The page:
So far, nothing seems to put an end to the crisis with regard to the historic mobilization of 25th November. Rampage, looting and burning of businesses continued in several cities across the country. It is a gigantic event that manages to gather in Santiago, 1.2 million people (about 7% of the Chilean population) Plaza Italia and on the Alameda, the avenue that leads to the presidential palace (La Moneda). And yet, for the first time, the president admitted excessive use of force against protesters. He also asked his government to hold a first meeting with the representatives of the “Platform of Social Unity”, a collective of social and trade union organizations behind many calls to protest. Meanwhile, the Chilean peso was devaluing (today, 1 € = 785 Chilean pesos). $ 20 billion was injected to curb its downfall (and the promise to create 100,000 jobs); a fall due to both the anxiety of the markets in the face of a social crisis that has not subsided and also to the fall of the international copper price, of which Chile is the world’s largest producer. Another consequence, the Chilean government gave up hosting the summit of the Asia-Pacific economic cooperation forum (Apec) mid-November and especially the COP25 climate conference transferred to Madrid.
If on this prestigious Alameda, almost nothing seems to be spared, alone in its dazzling whiteness the Moneda, the presidential palace (where President Allende committed suicide), remains miraculously intact. Respect for the institution, no, he is under good guard! But beware ! Chil, through violence has just turned a page of its history and nothing will be like it was before.
journey through the scent of tear gas
The contrast is striking! Starting from Barrio Italia with its tree-lined streets and low-rise houses, this is probably Santiago’s trendiest neighbourhood (antiquaries, art workshops, avant-garde clothing and decoration boutiques, theatres, trendy cafes…).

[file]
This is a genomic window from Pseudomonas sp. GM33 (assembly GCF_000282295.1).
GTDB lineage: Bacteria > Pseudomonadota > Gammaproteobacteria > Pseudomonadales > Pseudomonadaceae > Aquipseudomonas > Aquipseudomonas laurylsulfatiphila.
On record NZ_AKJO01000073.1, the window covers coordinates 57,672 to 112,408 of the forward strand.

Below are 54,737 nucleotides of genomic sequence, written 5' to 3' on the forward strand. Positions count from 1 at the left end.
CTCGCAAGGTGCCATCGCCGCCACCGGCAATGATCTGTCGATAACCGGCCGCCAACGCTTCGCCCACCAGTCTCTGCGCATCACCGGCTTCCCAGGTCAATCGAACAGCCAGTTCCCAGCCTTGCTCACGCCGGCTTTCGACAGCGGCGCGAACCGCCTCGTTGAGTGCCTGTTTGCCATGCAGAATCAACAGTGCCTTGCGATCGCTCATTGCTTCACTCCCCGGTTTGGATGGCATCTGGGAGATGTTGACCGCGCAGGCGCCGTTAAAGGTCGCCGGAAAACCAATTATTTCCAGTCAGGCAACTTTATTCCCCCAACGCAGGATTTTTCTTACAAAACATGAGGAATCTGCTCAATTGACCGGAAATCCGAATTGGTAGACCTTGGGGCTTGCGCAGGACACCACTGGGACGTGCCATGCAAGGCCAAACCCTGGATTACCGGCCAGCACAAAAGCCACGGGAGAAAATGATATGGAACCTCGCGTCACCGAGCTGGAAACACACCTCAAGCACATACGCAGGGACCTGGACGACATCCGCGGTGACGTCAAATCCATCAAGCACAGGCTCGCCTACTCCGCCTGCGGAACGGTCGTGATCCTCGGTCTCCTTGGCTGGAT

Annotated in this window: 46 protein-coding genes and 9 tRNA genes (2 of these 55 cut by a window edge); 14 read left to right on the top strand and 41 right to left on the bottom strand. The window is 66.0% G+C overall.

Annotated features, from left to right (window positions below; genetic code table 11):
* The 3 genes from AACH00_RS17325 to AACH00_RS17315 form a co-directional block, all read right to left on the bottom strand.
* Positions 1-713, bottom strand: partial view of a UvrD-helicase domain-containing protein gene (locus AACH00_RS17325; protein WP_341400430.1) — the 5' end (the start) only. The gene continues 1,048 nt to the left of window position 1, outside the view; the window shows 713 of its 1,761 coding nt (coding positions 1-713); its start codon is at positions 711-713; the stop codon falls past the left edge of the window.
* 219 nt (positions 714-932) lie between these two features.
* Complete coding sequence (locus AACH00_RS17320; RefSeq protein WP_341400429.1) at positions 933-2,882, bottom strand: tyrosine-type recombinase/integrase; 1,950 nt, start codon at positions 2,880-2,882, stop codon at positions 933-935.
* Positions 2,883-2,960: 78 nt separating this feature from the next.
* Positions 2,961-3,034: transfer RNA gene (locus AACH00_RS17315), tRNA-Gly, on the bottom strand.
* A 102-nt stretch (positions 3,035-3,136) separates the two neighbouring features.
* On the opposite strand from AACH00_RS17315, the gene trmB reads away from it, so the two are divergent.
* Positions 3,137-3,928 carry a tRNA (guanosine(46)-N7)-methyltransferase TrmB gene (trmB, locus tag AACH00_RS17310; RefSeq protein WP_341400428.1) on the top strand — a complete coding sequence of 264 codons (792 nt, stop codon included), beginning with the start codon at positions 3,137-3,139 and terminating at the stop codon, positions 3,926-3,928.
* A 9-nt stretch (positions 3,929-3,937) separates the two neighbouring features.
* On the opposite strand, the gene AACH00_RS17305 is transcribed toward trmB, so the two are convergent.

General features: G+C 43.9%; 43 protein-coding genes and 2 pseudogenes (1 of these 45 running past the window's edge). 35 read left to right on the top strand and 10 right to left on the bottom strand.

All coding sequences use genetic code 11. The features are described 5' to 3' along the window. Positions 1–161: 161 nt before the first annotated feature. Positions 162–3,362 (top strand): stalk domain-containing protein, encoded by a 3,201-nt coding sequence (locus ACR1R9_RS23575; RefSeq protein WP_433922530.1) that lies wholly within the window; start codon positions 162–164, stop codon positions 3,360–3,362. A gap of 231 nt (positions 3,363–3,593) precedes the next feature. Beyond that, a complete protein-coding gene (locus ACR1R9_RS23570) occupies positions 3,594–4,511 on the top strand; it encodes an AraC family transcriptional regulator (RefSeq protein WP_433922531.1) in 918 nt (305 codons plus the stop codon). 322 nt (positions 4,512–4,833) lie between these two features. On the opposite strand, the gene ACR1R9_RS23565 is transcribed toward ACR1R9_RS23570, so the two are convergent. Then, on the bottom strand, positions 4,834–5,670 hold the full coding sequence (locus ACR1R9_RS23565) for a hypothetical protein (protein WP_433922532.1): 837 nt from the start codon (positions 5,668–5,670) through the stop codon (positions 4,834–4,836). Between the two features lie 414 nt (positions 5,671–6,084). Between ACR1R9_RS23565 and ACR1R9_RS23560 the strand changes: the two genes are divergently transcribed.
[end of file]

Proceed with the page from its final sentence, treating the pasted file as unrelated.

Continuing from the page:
The historic heart of Santiago, the setting for the protest
On the outskirts of barrio Italia, av. Condell (where the French Embassy is located) leads right to the Alameda (av. Providencia, Parque Balmaceda) and Plaza Italia, the nerve centre of the protests. You only have to follow this huge avenue past Obelisco Plaza Italia, to cross Plaza de la Dignidad (Plaza Baquedano) and then continue on Parque Forestal to Bellas Artes.
From here, via Miraflores Street, we reach Cerro Santa Lucia, a hill that rises at 629 m, in the heart of the historic district of Santiago (a double staircase, erected by the Chilean architect Victor Henri Villeneuve leads to Castillo Hidalgo). Joining the Alameda Bernardo O’Higgins, it is impossible not to stop at the Iglesia of San Francisco and its adjacent convent, arguably the oldest colonial buildings in the country (1622). Finally, once the Universidad de Chile, founded in 1842, Chile’s main institution of public higher education, arrives in Plaza Libertad, in front of the Palacio de la Moneda. It is the obligatory crossing point for all the demonstrations that have been marching in front of this huge building of brilliant whiteness and which no tag so far has managed to tarnish.
In the shadow of the Moneda
“La liberté guidant le peuple”
Looking closely at this sign on the obelisk of Plaza Italia, would it not bear some resemblance to Delacroix’s painting: Freedom Guiding the People. How many times has this revolutionary song “El pueblo, unido, jams ser-vencido” (the people, united, never will be defeated) resounded during these demonstrations?